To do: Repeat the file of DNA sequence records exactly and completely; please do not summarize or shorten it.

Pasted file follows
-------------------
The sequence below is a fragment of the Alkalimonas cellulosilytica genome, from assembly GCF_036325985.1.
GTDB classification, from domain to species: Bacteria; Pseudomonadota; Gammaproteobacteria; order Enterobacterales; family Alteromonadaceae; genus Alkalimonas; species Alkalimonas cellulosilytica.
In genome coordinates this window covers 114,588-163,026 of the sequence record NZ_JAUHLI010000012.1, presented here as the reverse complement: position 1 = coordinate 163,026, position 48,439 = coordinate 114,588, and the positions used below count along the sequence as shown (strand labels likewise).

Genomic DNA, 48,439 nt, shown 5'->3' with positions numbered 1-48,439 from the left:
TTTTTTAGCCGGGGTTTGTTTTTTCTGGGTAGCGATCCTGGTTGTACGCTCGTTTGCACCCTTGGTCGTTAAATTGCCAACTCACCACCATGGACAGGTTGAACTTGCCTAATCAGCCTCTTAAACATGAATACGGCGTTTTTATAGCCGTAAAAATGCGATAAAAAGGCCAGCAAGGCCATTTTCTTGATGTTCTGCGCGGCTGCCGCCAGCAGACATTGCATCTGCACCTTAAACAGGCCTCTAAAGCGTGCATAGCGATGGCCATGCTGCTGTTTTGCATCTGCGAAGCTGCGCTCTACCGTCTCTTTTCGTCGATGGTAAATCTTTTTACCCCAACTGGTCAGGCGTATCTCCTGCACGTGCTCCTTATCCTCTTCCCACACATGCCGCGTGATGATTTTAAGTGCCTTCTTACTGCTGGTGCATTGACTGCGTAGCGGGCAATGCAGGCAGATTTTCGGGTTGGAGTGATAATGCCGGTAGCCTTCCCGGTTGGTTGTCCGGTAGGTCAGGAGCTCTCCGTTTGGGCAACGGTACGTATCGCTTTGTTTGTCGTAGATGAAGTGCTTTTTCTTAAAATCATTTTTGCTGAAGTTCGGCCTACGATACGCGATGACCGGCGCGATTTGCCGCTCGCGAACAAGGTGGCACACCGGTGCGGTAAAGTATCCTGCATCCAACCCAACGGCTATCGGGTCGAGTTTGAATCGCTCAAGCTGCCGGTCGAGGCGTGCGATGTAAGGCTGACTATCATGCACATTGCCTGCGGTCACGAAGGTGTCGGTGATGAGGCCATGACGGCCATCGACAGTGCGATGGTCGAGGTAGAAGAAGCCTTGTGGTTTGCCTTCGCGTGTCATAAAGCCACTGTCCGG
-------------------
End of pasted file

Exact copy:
The sequence below is a fragment of the Alkalimonas cellulosilytica genome, from assembly GCF_036325985.1.
GTDB classification, from domain to species: Bacteria; Pseudomonadota; Gammaproteobacteria; order Enterobacterales; family Alteromonadaceae; genus Alkalimonas; species Alkalimonas cellulosilytica.
In genome coordinates this window covers 114,588-163,026 of the sequence record NZ_JAUHLI010000012.1, presented here as the reverse complement: position 1 = coordinate 163,026, position 48,439 = coordinate 114,588, and the positions used below count along the sequence as shown (strand labels likewise).

Genomic DNA, 48,439 nt, shown 5'->3' with positions numbered 1-48,439 from the left:
TTTTTTAGCCGGGGTTTGTTTTTTCTGGGTAGCGATCCTGGTTGTACGCTCGTTTGCACCCTTGGTCGTTAAATTGCCAACTCACCACCATGGACAGGTTGAACTTGCCTAATCAGCCTCTTAAACATGAATACGGCGTTTTTATAGCCGTAAAAATGCGATAAAAAGGCCAGCAAGGCCATTTTCTTGATGTTCTGCGCGGCTGCCGCCAGCAGACATTGCATCTGCACCTTAAACAGGCCTCTAAAGCGTGCATAGCGATGGCCATGCTGCTGTTTTGCATCTGCGAAGCTGCGCTCTACCGTCTCTTTTCGTCGATGGTAAATCTTTTTACCCCAACTGGTCAGGCGTATCTCCTGCACGTGCTCCTTATCCTCTTCCCACACATGCCGCGTGATGATTTTAAGTGCCTTCTTACTGCTGGTGCATTGACTGCGTAGCGGGCAATGCAGGCAGATTTTCGGGTTGGAGTGATAATGCCGGTAGCCTTCCCGGTTGGTTGTCCGGTAGGTCAGGAGCTCTCCGTTTGGGCAACGGTACGTATCGCTTTGTTTGTCGTAGATGAAGTGCTTTTTCTTAAAATCATTTTTGCTGAAGTTCGGCCTACGATACGCGATGACCGGCGCGATTTGCCGCTCGCGAACAAGGTGGCACACCGGTGCGGTAAAGTATCCTGCATCCAACCCAACGGCTATCGGGTCGAGTTTGAATCGCTCAAGCTGCCGGTCGAGGCGTGCGATGTAAGGCTGACTATCATGCACATTGCCTGCGGTCACGAAGGTGTCGGTGATGAGGCCATGACGGCCATCGACAGTGCGATGGTCGAGGTAGAAGAAGCCTTGTGGTTTGCCTTCGCGTGTCATAAAGCCACTGTCCGG